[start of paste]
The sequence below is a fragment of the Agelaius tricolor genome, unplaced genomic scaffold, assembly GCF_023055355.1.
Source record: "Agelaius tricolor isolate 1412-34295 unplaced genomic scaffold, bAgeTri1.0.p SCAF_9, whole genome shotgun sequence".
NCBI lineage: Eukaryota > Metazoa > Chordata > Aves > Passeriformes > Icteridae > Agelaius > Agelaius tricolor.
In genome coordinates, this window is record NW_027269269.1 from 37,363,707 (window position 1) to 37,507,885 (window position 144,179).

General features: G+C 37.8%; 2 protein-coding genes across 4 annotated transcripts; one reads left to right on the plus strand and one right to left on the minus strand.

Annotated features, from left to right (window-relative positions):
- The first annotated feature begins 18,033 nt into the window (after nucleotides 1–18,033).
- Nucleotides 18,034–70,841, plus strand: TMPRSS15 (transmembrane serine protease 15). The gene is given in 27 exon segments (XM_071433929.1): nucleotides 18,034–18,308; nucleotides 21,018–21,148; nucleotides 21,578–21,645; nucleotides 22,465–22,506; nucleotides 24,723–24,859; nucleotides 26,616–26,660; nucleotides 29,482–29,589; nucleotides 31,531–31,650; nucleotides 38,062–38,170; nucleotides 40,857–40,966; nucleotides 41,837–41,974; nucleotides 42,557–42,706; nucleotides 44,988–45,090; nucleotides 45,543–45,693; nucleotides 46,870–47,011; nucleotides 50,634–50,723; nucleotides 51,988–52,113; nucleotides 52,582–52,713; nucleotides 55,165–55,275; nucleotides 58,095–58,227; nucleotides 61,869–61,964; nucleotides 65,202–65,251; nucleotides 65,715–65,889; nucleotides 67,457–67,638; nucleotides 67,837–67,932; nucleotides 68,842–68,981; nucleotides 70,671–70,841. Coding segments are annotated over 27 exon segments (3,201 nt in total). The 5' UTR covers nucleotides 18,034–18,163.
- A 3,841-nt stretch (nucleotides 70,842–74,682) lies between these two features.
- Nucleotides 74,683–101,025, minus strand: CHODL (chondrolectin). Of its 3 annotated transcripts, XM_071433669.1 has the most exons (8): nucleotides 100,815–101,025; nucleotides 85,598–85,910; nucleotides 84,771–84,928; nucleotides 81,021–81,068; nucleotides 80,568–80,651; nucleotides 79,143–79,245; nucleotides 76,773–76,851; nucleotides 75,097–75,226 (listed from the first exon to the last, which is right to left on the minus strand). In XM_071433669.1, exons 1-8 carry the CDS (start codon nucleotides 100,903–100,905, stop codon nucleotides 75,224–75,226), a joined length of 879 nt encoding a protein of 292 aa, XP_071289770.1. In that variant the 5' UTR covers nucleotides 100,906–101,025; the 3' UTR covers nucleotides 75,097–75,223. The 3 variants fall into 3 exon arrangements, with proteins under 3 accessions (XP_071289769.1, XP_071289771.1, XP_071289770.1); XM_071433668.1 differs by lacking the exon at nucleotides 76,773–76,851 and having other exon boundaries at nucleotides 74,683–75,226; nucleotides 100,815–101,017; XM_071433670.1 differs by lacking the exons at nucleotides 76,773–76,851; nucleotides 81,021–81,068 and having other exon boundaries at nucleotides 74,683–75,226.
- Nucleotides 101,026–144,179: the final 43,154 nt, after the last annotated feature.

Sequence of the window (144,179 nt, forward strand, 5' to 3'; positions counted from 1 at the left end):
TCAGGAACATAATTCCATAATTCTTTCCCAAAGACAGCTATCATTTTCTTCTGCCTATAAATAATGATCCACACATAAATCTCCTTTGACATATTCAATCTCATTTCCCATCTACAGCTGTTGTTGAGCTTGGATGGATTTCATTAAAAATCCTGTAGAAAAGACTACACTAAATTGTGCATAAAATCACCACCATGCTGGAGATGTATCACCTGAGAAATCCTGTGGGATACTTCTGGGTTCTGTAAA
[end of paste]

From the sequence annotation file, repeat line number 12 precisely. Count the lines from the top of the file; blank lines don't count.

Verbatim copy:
Sequence of the window (144,179 nt, forward strand, 5' to 3'; positions counted from 1 at the left end):